There are two things that organizations traditionally use to make their people happy, but which simply do not work, and which may even be harmful:
- Salary, raises, bonuses
- Corporate status symbols and rewards
As long as companies look to these two things to make people happy at work, we will get nowhere. And make no mistake: Businesses use enormous amounts of money, time and effort trying to fairly apportion money and rewards.
There’s one more thing that just doesn’t make people happy at work, but which employees and trade unions oftgen cling to it: Job security.
Let’s look at why money, rewards and job security don’t make people happy.
Why the salary does not make people happy
In 2004 IKEA in Denmark did something completely unexpected. They decided without negotiations or union pressure of any kind to give their entire check-out staff a 25% raise. A typical salary of 16.000 DKK (aprox. 2.500 USD) suddenly became 20.000 DKK (approx. 3.100 USD).
Was this expensive? Sure. While cashiers aren’t highly paid, IKEA has more of them, than of any other group of employees. We’re talking a sizable raise in total monthly payroll expenses.
So why did they do it? Because it made the check-out staff happy – and IKEA knows that happy employees create results. Fantastic results.
Let’s immediately turn around and contradict that story: A high salary does not make people happy at work. Neither does a raise, a bonus, a prize or any other kind of financial reward.
What happens when a person gets a raise, is a brief spike in happiness at work, but it quickly settles back to it’s previou level.
When IKEA initiated the 25% raise for its check-out staff, they expected results in return. They didn’t do this out of the kindness of their hearts, it was very much a business decision. And they got results:
- Lower employee turnover – meaning time and money saved on recruiting new staff
- More experienced staff – when people stay longer, they grow more experienced and better at their jobs
- Higher customer satisfaction – because of the experienced and happy staff
- Higher quality / fewer errors – because of the experienced and happy staff
IKEA found that the raise paid for itself within six months!
So if I’m claiming that a raise doesn’t make people happy at work, then why did it work for IKEA? For two reasons:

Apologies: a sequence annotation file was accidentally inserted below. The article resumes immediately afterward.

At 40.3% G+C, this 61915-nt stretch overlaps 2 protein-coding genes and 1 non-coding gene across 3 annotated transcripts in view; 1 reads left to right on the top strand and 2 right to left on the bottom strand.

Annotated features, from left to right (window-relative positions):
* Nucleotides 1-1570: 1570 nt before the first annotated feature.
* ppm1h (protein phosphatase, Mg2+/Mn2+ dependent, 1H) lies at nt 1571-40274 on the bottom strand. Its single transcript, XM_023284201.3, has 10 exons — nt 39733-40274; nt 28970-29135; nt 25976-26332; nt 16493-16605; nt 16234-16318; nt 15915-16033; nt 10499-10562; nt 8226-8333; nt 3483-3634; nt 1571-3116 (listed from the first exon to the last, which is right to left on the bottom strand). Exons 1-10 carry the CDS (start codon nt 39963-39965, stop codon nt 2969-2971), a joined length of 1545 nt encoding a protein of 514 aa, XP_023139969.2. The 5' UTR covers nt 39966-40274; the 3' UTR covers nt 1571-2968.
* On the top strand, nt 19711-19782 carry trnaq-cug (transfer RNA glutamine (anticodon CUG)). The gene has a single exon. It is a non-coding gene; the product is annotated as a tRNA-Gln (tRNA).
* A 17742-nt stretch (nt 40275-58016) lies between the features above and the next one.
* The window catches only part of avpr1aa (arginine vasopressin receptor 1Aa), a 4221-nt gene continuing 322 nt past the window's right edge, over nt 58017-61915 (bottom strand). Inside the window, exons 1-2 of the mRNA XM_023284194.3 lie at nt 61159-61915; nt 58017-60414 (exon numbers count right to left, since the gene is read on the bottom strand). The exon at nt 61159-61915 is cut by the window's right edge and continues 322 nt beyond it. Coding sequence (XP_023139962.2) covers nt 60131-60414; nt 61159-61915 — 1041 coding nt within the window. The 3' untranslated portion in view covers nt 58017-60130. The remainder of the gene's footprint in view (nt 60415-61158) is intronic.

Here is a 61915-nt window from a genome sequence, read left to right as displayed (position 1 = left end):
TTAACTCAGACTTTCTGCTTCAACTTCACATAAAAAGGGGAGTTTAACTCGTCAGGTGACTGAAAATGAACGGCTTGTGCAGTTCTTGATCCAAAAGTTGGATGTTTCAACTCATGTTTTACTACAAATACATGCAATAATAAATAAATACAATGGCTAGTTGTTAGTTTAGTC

- This group of employees were the least well paid in IKEA. This means that a 25% raise made a palpable difference for their quality of life.
- Recognition. IKEA clearly stated that the reason they got the raise was, that they are the most important group of employees. Though sales staff is available inside IKEA’s stores, the reasoning went, most customers help themselves, meaning that the only IKEA staff member they will ever talk to, is sitting at the cash register. This made the check-out staff feel valued and trusted – and that made them happy.
- Fairness. Psychological business studies show, that people don’t judge their salary based on the absolute figure but by comparing it to their colleagues, peers and the market average. Which reminds me of the New Yorker Magazine cartoon where an employee is turned down for a raise and then asks “Well, if you can’t give me a raise, could you at least give Peterson a pay cut?”. The checkout staff were suddenly paid as well as other IKEA employees, and far above the market average.
You need more proof? Irma, the grocery chain mentioned in a previous chapter, is the fifth best workplace and the best retailer to work for in Europe and their salaries are market average – no more. If salary is so important, how is that possible?
The truth is this:
The salary is what makes it possible for people to show up at work every day. It has no effect on how happy or how productive they are.
Lofty titles, a larger desk, company cars, the key to the executive rest room and other status symbols don’t make people happy at work either
Alfie Kohn, the author of the provocative and excellent book “Punished by rewards???, has this to say:
The idea that dangling money and other goodies in front of people will “motivate” them to work harder is the conventional wisdom in our society, and particularly among compensation specialists.